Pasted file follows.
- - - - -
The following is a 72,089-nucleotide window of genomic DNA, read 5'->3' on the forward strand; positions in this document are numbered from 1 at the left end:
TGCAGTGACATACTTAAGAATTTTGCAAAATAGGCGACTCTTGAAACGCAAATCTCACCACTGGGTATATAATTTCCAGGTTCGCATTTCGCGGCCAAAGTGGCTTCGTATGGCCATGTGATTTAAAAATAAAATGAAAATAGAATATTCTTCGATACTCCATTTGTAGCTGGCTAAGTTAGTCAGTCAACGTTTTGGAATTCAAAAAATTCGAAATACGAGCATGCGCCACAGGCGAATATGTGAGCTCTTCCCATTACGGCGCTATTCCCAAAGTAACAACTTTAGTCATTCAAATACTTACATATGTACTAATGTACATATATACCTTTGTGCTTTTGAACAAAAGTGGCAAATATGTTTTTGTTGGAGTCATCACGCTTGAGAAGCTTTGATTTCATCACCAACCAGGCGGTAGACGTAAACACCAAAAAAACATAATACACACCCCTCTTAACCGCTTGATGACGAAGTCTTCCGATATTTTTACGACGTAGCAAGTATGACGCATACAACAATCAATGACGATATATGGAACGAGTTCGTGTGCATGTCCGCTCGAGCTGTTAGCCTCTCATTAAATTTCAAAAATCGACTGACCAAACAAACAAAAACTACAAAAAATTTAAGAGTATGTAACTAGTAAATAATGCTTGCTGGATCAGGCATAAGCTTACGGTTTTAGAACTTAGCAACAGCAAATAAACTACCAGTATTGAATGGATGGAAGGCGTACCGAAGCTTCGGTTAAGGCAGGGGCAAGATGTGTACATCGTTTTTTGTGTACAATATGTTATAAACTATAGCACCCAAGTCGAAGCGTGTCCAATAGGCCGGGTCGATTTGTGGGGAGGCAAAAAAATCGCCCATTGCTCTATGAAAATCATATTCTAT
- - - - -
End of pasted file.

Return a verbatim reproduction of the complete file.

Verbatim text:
The following is a 72,089-nucleotide window of genomic DNA, read 5'->3' on the forward strand; positions in this document are numbered from 1 at the left end:
TGCAGTGACATACTTAAGAATTTTGCAAAATAGGCGACTCTTGAAACGCAAATCTCACCACTGGGTATATAATTTCCAGGTTCGCATTTCGCGGCCAAAGTGGCTTCGTATGGCCATGTGATTTAAAAATAAAATGAAAATAGAATATTCTTCGATACTCCATTTGTAGCTGGCTAAGTTAGTCAGTCAACGTTTTGGAATTCAAAAAATTCGAAATACGAGCATGCGCCACAGGCGAATATGTGAGCTCTTCCCATTACGGCGCTATTCCCAAAGTAACAACTTTAGTCATTCAAATACTTACATATGTACTAATGTACATATATACCTTTGTGCTTTTGAACAAAAGTGGCAAATATGTTTTTGTTGGAGTCATCACGCTTGAGAAGCTTTGATTTCATCACCAACCAGGCGGTAGACGTAAACACCAAAAAAACATAATACACACCCCTCTTAACCGCTTGATGACGAAGTCTTCCGATATTTTTACGACGTAGCAAGTATGACGCATACAACAATCAATGACGATATATGGAACGAGTTCGTGTGCATGTCCGCTCGAGCTGTTAGCCTCTCATTAAATTTCAAAAATCGACTGACCAAACAAACAAAAACTACAAAAAATTTAAGAGTATGTAACTAGTAAATAATGCTTGCTGGATCAGGCATAAGCTTACGGTTTTAGAACTTAGCAACAGCAAATAAACTACCAGTATTGAATGGATGGAAGGCGTACCGAAGCTTCGGTTAAGGCAGGGGCAAGATGTGTACATCGTTTTTTGTGTACAATATGTTATAAACTATAGCACCCAAGTCGAAGCGTGTCCAATAGGCCGGGTCGATTTGTGGGGAGGCAAAAAAATCGCCCATTGCTCTATGAAAATCATATTCTAT